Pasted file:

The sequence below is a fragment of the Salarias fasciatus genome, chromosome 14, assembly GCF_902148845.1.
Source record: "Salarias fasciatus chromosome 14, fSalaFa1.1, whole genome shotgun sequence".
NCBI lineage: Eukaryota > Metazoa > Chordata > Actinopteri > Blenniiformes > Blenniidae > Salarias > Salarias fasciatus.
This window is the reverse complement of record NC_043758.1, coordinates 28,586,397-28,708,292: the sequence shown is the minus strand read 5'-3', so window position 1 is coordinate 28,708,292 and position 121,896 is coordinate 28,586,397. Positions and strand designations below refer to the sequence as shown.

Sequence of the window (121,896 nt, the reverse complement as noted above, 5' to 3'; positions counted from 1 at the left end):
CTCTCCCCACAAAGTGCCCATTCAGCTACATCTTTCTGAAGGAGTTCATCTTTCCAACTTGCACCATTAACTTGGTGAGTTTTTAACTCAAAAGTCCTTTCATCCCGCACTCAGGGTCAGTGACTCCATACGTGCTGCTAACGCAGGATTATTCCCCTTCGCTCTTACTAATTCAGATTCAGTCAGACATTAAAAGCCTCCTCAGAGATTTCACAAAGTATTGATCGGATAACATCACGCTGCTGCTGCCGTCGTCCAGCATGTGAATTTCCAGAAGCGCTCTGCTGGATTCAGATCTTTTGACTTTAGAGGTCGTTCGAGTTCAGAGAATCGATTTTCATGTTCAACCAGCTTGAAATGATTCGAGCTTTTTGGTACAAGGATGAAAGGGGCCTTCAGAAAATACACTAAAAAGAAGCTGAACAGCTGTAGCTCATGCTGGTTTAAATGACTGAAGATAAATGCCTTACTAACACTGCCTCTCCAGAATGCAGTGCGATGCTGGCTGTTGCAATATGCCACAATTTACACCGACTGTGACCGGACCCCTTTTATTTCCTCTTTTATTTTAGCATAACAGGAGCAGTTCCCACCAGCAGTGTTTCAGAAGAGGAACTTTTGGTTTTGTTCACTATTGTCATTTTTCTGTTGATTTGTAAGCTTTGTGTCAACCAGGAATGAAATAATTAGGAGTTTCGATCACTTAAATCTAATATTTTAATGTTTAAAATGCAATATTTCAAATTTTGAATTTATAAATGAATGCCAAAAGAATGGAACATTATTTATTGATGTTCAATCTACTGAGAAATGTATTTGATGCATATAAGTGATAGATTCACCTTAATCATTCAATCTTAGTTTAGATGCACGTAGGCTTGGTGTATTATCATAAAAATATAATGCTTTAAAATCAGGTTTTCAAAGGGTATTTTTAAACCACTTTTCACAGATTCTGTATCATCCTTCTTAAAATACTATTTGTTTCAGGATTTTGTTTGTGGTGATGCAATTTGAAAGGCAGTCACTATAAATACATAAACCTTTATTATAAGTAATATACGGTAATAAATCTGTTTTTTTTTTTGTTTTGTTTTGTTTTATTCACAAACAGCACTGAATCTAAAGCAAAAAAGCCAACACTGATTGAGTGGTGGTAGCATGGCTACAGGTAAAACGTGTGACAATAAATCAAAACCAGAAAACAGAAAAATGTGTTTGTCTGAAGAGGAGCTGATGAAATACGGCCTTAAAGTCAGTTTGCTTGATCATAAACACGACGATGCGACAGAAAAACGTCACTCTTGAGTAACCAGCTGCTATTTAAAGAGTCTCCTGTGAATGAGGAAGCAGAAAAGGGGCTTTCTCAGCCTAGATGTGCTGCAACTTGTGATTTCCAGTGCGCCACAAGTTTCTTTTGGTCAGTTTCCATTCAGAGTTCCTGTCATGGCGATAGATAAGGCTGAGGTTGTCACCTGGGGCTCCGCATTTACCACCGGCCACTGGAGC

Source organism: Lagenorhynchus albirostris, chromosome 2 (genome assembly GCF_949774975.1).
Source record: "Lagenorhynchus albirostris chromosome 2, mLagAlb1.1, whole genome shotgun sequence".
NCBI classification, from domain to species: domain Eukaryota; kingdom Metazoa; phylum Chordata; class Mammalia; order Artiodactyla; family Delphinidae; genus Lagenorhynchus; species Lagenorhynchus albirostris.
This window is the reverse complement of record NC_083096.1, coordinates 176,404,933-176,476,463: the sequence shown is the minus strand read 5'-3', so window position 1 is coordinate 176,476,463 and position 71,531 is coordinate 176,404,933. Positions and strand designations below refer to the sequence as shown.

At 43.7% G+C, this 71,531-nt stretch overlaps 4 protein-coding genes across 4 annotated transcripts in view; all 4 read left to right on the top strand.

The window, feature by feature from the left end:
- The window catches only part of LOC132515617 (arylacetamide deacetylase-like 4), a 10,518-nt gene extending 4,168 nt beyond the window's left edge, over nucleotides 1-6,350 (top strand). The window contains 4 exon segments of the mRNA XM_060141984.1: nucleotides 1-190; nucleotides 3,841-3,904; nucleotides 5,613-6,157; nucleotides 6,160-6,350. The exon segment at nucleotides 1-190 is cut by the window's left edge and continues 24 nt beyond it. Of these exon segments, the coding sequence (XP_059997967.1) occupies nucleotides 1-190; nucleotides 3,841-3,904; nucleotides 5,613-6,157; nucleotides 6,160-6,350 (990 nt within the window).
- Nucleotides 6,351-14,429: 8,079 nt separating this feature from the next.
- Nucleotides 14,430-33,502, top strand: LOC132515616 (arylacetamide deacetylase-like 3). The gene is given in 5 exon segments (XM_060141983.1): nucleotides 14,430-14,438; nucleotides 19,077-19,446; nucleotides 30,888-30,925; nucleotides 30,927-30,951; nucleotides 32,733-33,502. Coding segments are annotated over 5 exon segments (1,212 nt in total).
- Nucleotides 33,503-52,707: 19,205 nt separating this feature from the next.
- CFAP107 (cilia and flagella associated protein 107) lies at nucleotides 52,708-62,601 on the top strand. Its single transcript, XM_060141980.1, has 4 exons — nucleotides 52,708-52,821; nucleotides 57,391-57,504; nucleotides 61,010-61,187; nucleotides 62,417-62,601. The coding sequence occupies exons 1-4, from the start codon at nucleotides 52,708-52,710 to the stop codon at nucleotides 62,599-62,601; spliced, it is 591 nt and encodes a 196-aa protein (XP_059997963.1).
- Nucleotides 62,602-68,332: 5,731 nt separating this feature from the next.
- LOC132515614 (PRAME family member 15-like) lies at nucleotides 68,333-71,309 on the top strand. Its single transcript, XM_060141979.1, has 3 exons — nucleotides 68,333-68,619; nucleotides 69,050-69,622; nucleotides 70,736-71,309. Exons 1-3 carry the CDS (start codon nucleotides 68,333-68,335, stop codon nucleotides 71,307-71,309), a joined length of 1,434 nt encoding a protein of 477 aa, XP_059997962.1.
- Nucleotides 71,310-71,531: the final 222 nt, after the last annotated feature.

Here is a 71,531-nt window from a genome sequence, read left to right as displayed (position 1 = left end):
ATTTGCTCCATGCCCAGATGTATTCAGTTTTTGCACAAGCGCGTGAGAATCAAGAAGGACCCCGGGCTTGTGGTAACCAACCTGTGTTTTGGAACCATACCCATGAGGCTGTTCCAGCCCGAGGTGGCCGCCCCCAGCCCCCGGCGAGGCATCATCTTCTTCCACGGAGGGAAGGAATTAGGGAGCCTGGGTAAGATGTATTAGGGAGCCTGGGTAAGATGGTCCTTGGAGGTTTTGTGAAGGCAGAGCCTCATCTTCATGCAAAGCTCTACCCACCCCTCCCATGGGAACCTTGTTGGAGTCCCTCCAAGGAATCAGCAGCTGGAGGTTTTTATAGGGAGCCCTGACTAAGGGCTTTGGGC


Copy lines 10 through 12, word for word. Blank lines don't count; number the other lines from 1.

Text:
This window is the reverse complement of record NC_083096.1, coordinates 176,404,933-176,476,463: the sequence shown is the minus strand read 5'-3', so window position 1 is coordinate 176,476,463 and position 71,531 is coordinate 176,404,933. Positions and strand designations below refer to the sequence as shown.

At 43.7% G+C, this 71,531-nt stretch overlaps 4 protein-coding genes across 4 annotated transcripts in view; all 4 read left to right on the top strand.

The window, feature by feature from the left end: